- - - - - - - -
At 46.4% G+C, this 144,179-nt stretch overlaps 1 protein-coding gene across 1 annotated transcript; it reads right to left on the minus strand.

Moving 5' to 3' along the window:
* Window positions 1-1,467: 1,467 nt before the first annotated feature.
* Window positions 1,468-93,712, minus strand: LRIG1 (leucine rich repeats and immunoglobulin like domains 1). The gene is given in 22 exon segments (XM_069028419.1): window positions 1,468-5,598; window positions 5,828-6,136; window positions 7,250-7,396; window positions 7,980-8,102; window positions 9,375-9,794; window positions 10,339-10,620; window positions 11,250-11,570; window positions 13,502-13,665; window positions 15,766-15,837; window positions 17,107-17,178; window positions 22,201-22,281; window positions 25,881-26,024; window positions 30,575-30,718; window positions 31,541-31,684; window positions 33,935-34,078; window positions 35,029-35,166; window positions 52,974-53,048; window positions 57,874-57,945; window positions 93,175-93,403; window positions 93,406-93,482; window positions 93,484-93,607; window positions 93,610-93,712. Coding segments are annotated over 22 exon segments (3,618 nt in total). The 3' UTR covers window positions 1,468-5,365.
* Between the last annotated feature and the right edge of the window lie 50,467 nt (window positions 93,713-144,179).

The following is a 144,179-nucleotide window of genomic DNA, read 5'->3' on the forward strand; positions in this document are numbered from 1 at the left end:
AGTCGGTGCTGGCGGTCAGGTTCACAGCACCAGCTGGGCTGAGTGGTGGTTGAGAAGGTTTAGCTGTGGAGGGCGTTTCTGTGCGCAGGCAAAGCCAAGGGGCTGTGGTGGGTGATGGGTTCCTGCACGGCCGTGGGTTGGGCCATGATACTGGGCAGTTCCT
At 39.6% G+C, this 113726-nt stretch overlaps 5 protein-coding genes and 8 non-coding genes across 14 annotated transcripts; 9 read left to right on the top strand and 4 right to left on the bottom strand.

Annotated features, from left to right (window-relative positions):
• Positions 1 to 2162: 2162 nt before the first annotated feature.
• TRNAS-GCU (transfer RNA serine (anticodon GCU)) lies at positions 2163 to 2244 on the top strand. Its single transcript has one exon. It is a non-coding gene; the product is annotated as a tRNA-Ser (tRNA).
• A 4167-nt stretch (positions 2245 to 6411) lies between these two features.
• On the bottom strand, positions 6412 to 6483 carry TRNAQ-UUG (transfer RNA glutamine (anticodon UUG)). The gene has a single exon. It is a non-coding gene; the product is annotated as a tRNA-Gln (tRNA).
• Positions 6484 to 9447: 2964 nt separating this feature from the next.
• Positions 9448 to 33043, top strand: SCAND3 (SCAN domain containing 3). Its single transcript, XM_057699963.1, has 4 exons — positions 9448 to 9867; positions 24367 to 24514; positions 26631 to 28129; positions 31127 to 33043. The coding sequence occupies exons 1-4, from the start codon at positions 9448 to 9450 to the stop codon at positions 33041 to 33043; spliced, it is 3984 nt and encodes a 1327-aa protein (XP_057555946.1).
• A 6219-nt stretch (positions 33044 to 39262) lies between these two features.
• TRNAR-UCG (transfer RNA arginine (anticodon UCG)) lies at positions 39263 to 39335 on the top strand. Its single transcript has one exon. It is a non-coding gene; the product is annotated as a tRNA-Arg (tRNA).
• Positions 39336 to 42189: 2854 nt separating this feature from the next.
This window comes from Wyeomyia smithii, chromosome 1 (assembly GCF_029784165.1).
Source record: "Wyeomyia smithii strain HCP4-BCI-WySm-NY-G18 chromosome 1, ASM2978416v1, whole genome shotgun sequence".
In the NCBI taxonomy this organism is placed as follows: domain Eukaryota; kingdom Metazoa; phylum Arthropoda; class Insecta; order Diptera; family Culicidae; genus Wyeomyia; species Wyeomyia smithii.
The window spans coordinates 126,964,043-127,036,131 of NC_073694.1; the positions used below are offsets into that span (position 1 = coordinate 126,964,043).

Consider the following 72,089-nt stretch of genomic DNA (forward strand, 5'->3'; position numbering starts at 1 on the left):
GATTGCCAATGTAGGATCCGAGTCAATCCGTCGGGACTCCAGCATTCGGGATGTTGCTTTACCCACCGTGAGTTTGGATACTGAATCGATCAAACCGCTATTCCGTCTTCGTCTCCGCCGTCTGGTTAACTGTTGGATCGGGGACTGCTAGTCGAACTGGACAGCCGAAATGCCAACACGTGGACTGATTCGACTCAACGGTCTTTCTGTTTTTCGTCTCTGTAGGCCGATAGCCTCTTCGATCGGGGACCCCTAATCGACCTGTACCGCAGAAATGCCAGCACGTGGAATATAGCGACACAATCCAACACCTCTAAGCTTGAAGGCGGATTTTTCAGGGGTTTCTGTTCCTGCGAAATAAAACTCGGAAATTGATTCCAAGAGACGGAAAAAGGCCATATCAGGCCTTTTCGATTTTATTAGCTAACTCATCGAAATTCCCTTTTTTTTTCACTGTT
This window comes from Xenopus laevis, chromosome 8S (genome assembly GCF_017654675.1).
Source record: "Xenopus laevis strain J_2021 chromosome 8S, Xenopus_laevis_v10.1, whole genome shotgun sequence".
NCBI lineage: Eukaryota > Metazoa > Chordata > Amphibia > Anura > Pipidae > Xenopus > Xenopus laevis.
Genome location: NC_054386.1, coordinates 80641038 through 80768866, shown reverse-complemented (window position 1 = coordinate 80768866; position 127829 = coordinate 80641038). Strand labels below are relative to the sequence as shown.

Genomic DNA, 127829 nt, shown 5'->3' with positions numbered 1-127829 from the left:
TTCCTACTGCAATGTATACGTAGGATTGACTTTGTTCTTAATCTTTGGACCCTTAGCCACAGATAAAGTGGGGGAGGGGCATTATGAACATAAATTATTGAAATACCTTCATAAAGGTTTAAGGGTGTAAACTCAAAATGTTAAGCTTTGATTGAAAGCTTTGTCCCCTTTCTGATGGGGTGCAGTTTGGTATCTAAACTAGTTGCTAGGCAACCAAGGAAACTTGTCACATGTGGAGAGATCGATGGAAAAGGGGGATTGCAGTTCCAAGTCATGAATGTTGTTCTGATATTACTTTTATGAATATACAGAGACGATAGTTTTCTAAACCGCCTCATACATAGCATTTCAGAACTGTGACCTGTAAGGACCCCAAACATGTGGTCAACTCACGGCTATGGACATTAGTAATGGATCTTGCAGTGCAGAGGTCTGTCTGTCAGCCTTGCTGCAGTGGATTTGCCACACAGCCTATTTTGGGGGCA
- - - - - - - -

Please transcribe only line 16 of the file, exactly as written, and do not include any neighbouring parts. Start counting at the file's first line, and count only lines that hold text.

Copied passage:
• A 6219-nt stretch (positions 33044 to 39262) lies between these two features.